For us, slow fashion is just a way to explain that we are not on the same schedule as the rest of the fashion industry. Besides that, we are always busy!”
Slow fashion doesn’t mean slow creativity or energy!
How to slow down the fashion industry?
Ditching the Fashion Week Calendar!
If the term “slow” in “slow-fashion” stands for “slow production and consumption”, then you can imagine that there are many ways to slow down the traditional fashion system. One way that has been increasingly promoted over the past few years is to abandon the seasonal fashion calendar.
A new consensus for high fashion insiders?
In 2020, and in the climate of the current COVID-19 pandemic, many fashion collectives, and insiders have called out the fashion week calendar and have positioned themselves in favour of slowing down the current agenda.
The above statement was followed by an open letter offering to delay the traditional fashion calendar. The new calendar would be adapted to the current world pandemic. The designer’s letter was approved and signed by more than 400 established brands and fashion insiders.
It includes Acne Studios CEO Mattias Magnusson, Bergdorf Goodman’s Linda Fargo, Erdem Moralioglu, Gabriela Hearst, Pete Nordstrom, PR Consulting’s Pierre Rougier, Tory Burch, Dries Van Noten president Matteo De Rosa and Van Noten himself, among many others.
Additionally, the CEOs, buyers, designers, and creative directors who came together to publish the open letter have discussed broader changes to improve the fashion industry.
“We agreed that the current environment although challenging, presents an opportunity for a fundamental and welcome change that will simplify our businesses, making them more environmentally and socially sustainable and ultimately align them more closely with customers’ needs.” – Dries Van Noten & designers, Open Letter, May 2020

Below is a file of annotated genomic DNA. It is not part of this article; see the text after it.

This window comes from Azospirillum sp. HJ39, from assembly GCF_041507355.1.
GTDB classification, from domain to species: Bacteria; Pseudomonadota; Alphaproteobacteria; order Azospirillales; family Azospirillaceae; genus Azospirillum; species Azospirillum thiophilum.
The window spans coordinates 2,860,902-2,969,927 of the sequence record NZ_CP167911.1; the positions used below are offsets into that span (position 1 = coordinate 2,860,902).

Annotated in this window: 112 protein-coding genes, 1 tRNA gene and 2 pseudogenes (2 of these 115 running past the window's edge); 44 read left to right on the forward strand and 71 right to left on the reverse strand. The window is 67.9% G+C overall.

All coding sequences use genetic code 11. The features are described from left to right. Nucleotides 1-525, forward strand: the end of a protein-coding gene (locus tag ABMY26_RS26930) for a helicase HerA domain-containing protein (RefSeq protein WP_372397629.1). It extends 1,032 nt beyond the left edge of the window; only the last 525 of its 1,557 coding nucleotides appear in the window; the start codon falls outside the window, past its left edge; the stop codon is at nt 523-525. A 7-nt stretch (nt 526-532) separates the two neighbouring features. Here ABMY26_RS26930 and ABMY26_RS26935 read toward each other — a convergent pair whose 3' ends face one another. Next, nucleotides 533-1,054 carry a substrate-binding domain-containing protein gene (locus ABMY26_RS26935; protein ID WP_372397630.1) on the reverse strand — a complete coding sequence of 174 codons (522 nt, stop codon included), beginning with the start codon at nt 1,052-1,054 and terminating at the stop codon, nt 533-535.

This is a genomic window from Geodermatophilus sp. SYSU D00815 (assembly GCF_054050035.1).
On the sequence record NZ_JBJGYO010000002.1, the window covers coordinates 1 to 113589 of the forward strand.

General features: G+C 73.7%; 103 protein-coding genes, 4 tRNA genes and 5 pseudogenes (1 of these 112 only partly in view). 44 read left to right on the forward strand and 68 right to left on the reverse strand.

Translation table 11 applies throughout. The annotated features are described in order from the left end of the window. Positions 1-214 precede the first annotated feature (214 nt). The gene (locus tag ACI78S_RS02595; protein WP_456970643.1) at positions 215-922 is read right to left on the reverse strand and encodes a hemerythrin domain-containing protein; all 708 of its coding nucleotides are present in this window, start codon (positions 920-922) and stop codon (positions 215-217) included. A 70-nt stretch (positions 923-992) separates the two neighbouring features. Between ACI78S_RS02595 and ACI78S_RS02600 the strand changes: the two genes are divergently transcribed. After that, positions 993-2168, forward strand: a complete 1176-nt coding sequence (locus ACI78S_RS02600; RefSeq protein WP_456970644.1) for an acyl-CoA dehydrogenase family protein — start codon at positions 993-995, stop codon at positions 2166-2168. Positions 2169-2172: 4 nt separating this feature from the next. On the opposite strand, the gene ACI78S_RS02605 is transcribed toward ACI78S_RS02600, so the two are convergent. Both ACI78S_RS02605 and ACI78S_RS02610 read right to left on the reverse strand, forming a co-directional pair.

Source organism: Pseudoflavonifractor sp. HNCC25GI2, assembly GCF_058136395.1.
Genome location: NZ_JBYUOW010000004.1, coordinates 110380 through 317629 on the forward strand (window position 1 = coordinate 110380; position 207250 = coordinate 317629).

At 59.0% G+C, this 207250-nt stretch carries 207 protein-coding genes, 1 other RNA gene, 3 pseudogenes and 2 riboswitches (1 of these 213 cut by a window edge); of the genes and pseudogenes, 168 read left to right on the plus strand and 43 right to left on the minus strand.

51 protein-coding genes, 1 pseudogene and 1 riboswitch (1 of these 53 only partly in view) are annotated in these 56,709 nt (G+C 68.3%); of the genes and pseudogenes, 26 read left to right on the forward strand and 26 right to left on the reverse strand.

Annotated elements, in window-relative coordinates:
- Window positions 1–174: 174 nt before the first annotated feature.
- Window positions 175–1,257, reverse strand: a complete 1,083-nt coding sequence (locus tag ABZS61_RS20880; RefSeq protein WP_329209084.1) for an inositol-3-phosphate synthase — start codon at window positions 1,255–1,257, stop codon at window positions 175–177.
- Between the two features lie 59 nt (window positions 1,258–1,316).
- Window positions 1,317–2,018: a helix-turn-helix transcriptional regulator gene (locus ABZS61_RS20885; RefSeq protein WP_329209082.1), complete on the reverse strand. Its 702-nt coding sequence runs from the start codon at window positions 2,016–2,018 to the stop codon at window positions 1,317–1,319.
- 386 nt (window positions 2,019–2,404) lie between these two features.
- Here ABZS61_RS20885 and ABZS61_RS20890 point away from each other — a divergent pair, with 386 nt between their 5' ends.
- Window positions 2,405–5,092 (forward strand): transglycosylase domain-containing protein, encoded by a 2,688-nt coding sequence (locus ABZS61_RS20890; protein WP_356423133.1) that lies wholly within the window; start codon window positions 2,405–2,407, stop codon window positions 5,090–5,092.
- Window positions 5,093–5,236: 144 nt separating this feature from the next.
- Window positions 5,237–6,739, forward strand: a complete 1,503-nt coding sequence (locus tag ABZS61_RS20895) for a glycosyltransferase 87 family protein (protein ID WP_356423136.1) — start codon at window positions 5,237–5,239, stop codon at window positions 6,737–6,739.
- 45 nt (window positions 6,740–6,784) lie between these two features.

Furthermore, other high fashion brands and labels such as Browns, Burberry, and Gucci (and many others) have already spoken up about ditching the traditional seasonal calendar of the fashion industry.
What about small non-seasonal fashion labels?
Although small and micro sustainable labels have less financial support than corporate and established brands, they also have their part to play in this “fashion revolution”.
For instance, since its creation in 2016, CONGREGATIONdesign (Cd) ‘s work is based on non-seasonal collections. It also encourages volunteering, and collaborative projects, making it a “Slow-fashion” business.
The designers of CD explained to us why it is essential for them to create non-seasonal collections and why the extra time given by a “slow” production is so precious.
In direct support of the slow fashion values, Cd launched last month their new collection, entirely upcycled and inclusive.
Instigating positive change
Altogether, slow fashion is a wide and ambitious project that aims to create fashion while respecting the environment, the makers, and consumers of fashion. To support this project, it is necessary to rethink our way to consume and encourage slower, more sustainable, ethical, and inclusive fashion.
In short, I want to help you to understand the challenges that the fashion industry is currently facing and encourage a healthier consuming option. If you had some misleading preconceptions of what slow-fashion is, I hope that you are now convinced of the positive change slow fashion is bringing to the fashion industry!